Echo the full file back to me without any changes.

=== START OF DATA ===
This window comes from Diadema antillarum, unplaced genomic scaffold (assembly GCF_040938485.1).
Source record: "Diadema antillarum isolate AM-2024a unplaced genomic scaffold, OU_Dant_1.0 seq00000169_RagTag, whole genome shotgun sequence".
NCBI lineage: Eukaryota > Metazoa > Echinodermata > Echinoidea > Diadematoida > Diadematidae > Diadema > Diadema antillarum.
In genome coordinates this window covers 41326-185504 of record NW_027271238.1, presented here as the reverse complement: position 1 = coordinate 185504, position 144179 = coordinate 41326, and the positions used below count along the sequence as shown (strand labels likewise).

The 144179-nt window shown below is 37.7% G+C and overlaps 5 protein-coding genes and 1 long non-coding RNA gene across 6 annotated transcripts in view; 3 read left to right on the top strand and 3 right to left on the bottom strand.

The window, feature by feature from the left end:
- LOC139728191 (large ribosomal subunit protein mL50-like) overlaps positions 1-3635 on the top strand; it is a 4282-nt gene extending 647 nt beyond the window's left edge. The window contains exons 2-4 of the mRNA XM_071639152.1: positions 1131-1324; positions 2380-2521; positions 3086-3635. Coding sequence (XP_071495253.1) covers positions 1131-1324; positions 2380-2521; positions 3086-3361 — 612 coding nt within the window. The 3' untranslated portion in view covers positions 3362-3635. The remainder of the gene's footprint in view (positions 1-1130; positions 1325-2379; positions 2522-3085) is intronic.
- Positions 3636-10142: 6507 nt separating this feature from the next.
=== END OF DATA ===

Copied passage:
This window comes from Diadema antillarum, unplaced genomic scaffold (assembly GCF_040938485.1).
Source record: "Diadema antillarum isolate AM-2024a unplaced genomic scaffold, OU_Dant_1.0 seq00000169_RagTag, whole genome shotgun sequence".
NCBI lineage: Eukaryota > Metazoa > Echinodermata > Echinoidea > Diadematoida > Diadematidae > Diadema > Diadema antillarum.
In genome coordinates this window covers 41326-185504 of record NW_027271238.1, presented here as the reverse complement: position 1 = coordinate 185504, position 144179 = coordinate 41326, and the positions used below count along the sequence as shown (strand labels likewise).

The 144179-nt window shown below is 37.7% G+C and overlaps 5 protein-coding genes and 1 long non-coding RNA gene across 6 annotated transcripts in view; 3 read left to right on the top strand and 3 right to left on the bottom strand.

The window, feature by feature from the left end:
- LOC139728191 (large ribosomal subunit protein mL50-like) overlaps positions 1-3635 on the top strand; it is a 4282-nt gene extending 647 nt beyond the window's left edge. The window contains exons 2-4 of the mRNA XM_071639152.1: positions 1131-1324; positions 2380-2521; positions 3086-3635. Coding sequence (XP_071495253.1) covers positions 1131-1324; positions 2380-2521; positions 3086-3361 — 612 coding nt within the window. The 3' untranslated portion in view covers positions 3362-3635. The remainder of the gene's footprint in view (positions 1-1130; positions 1325-2379; positions 2522-3085) is intronic.
- Positions 3636-10142: 6507 nt separating this feature from the next.